Jackson tells the Times that the danger posed by methane emissions is likely to grow in coming years unless serious action is taken.

“There’s a hint that we might be able to reach peak carbon dioxide emissions very soon. But we don’t appear to be even close to peak methane,” Jackson tells the Times. “It isn’t going down in agriculture, it isn’t going down with fossil fuel use.”

Methane emissions
This graphic shows methane emissions for 2017 based on satellite data. Orange bars are sources related to human activities; green bars are natural sources and sinks for the gas; hatched orange-green shows sources of methane linked to both human activities and nature, such as wildfires and burning biomass. Jackson et al. 2020 Env. Res. Lett.

Human activities were responsible for more than half of the methane emissions seen from 2000 to 2017, according to the research. Overall, agriculture contributed two-thirds of humanity’s share of emissions of the colorless gas while fossil fuels were responsible for most of the remaining third. Emissions of methane from agriculture and fossil fuels rose nearly 11 and 15 percent, respectively, compared to their 2000 to 2006 averages, driving the overall increase in global emissions. Natural sources of methane include wetlands, but these sources showed little increase over the study period despite greater scientific uncertainty as to their relative contributions.

Agricultural emissions come primarily from livestock such as cattle and sheep, which burp methane as a result of how they digest their food. In the fossil fuel sector, methane is released by coal mining and leaks from oil and gas wells, pipelines as well as gas stoves in peoples’ homes.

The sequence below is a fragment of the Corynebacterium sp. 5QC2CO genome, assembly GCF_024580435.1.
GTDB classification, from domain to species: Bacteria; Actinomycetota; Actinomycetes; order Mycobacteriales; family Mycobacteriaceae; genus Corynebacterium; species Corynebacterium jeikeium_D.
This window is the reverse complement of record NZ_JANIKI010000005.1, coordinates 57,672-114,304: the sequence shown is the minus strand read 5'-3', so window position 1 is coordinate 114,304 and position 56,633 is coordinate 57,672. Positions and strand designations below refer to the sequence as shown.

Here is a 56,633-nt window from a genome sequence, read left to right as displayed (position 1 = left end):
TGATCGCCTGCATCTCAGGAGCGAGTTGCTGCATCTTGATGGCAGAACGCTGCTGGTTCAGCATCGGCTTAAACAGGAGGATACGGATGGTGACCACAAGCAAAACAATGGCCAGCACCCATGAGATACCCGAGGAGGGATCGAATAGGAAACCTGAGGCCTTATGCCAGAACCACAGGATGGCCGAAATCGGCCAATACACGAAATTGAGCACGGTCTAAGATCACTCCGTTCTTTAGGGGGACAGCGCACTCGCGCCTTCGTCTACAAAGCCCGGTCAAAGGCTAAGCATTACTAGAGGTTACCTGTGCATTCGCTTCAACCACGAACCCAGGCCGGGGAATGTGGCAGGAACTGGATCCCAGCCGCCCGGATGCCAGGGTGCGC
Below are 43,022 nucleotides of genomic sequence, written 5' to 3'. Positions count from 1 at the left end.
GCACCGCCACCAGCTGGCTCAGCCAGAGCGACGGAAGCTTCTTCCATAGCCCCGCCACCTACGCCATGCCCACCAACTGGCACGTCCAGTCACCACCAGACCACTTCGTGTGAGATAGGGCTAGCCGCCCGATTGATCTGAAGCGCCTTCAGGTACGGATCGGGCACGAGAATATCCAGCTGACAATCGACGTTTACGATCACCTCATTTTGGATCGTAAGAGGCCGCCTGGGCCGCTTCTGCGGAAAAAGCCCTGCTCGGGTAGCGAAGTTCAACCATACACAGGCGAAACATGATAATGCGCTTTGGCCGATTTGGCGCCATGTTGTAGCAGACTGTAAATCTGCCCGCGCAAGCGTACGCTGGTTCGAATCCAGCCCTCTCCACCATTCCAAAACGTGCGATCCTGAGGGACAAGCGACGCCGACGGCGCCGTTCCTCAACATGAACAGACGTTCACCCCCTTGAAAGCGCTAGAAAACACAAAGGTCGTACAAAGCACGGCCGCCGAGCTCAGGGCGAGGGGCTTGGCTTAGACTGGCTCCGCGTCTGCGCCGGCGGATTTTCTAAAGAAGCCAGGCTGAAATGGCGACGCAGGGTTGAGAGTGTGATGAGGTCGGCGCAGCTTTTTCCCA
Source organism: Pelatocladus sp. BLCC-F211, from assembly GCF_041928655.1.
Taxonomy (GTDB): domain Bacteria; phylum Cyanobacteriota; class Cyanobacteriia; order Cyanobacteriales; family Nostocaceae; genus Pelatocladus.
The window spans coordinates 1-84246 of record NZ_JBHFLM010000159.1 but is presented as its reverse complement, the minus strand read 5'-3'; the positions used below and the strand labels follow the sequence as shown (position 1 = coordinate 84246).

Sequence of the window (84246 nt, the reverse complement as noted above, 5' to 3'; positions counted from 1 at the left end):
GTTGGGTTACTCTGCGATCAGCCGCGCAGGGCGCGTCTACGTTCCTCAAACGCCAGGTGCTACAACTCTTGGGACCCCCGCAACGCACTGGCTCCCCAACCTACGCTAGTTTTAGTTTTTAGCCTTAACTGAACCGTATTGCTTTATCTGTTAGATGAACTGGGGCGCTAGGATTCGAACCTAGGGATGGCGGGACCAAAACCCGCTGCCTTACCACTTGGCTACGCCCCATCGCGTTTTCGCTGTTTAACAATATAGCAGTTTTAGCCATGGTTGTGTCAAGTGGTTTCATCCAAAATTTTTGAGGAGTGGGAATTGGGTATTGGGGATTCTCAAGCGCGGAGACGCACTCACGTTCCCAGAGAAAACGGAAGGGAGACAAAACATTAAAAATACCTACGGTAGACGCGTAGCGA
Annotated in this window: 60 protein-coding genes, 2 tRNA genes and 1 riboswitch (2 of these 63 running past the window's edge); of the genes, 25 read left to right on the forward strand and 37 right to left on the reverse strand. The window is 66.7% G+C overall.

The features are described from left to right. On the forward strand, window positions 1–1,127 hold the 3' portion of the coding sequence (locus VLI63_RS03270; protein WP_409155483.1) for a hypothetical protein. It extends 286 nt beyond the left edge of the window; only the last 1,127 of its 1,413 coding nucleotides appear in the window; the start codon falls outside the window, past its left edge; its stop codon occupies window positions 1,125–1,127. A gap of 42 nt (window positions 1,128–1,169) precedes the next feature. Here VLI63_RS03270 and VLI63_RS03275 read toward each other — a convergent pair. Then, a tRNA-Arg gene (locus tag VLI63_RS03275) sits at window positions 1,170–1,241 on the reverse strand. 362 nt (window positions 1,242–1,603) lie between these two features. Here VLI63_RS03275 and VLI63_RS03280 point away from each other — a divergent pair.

The increases in emissions were sharpest in Africa and the Middle East; China; and South Asia and Oceania, which had each added 10 to 15 million tons of methane emissions per year by 2017, according to the report. China’s increasing methane emissions were largely due to an uptick in coal use, per the Times, while agriculture drove the rise in South Asia and Oceania as well as, to a lesser extent, Africa, according to Science News.

In the United States, the booming natural gas industry was responsible for 4.5 million tons of methane emissions, according to the statement.

Making meaningful reductions in methane emissions would require countries to reduce their reliance on fossil fuels, the researchers say in the statement. Less holistic solutions to the emissions from the fossil fuel industry include plugging leaks in oil and gas pipelines and wells.

Innovations in the agricultural sector to reduce the methane released by livestock and rice paddies could also have climate benefits, according to the researchers.

“The key message is that methane concentrations and emissions are still rising, and we know the main cause,” Marielle Saunois, an environmental scientist at the Laboratory for Climate and Environmental Sciences in France and co-author of both studies, tells the Times. “This is not the right path.”